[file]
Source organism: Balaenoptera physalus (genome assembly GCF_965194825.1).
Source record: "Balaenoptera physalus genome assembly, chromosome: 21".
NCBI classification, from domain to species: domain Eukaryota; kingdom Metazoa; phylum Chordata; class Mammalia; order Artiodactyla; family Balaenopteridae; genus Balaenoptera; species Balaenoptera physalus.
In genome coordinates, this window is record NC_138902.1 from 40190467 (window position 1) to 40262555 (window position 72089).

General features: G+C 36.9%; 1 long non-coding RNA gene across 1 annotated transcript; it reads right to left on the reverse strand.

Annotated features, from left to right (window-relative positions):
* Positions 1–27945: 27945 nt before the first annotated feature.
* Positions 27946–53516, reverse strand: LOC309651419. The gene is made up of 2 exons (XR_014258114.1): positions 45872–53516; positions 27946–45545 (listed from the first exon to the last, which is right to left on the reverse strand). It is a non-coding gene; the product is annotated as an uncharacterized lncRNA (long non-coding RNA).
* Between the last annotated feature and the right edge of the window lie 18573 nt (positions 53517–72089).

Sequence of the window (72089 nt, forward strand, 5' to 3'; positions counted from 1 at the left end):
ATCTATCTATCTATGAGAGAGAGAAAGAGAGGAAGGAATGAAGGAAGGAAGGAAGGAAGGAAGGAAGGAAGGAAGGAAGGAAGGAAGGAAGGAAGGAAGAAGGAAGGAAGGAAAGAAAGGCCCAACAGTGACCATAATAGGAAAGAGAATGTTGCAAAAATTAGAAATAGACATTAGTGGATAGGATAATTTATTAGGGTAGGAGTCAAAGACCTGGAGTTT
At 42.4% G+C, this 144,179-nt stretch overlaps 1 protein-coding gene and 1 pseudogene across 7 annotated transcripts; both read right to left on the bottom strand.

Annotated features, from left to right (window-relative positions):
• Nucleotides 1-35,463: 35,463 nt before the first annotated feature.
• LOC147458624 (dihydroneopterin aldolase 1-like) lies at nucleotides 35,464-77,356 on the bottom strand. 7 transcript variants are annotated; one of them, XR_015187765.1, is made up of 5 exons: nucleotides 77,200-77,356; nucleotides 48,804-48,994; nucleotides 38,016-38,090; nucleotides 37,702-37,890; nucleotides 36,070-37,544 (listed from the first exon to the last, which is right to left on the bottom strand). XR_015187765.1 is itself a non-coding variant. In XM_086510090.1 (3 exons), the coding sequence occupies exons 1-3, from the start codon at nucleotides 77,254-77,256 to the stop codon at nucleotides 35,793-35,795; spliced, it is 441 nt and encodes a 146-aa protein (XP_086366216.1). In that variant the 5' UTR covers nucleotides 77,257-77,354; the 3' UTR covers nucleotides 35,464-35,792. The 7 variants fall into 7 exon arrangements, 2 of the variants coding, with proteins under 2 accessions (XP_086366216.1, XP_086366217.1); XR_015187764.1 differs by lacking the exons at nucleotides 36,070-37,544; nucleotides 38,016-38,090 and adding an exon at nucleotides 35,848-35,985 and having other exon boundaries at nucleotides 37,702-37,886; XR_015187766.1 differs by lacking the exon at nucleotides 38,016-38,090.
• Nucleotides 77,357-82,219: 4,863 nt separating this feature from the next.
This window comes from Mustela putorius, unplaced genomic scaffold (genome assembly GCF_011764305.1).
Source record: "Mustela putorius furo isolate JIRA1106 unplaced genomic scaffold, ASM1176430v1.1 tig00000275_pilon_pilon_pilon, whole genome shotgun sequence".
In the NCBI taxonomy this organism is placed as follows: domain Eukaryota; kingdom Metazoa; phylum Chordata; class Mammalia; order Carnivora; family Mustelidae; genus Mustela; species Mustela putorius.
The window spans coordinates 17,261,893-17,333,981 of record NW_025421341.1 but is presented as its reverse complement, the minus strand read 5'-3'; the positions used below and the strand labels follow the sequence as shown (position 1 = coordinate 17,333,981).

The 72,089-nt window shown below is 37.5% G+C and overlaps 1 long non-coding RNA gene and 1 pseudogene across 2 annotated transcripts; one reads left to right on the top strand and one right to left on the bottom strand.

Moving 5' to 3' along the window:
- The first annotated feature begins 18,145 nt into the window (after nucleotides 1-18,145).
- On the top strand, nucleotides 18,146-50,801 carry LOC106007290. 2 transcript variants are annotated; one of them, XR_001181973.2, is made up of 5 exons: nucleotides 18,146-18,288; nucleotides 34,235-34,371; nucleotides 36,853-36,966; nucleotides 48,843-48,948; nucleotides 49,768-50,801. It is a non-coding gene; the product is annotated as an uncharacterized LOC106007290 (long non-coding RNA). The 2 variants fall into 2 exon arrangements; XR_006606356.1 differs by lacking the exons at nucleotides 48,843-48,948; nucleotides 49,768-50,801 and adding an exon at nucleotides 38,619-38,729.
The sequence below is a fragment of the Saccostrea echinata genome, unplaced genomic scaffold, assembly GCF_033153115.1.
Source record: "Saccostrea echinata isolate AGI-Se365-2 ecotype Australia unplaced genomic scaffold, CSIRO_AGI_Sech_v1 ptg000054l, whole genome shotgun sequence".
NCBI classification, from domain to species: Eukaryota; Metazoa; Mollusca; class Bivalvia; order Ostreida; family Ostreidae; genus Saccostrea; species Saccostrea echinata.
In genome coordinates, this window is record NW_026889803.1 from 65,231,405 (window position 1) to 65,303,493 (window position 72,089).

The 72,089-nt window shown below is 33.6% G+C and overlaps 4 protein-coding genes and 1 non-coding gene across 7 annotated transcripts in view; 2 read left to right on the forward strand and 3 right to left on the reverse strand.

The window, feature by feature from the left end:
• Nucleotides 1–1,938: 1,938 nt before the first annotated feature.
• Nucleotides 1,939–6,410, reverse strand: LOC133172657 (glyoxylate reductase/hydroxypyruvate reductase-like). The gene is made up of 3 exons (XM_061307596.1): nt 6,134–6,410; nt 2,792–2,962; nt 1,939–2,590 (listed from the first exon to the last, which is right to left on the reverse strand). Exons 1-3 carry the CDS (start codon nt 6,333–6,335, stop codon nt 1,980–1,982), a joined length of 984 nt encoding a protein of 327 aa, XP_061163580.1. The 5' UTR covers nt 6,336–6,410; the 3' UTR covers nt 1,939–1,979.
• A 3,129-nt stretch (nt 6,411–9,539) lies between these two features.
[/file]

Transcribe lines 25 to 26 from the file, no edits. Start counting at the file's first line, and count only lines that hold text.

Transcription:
The sequence below is a fragment of the Saccostrea echinata genome, unplaced genomic scaffold, assembly GCF_033153115.1.
Source record: "Saccostrea echinata isolate AGI-Se365-2 ecotype Australia unplaced genomic scaffold, CSIRO_AGI_Sech_v1 ptg000054l, whole genome shotgun sequence".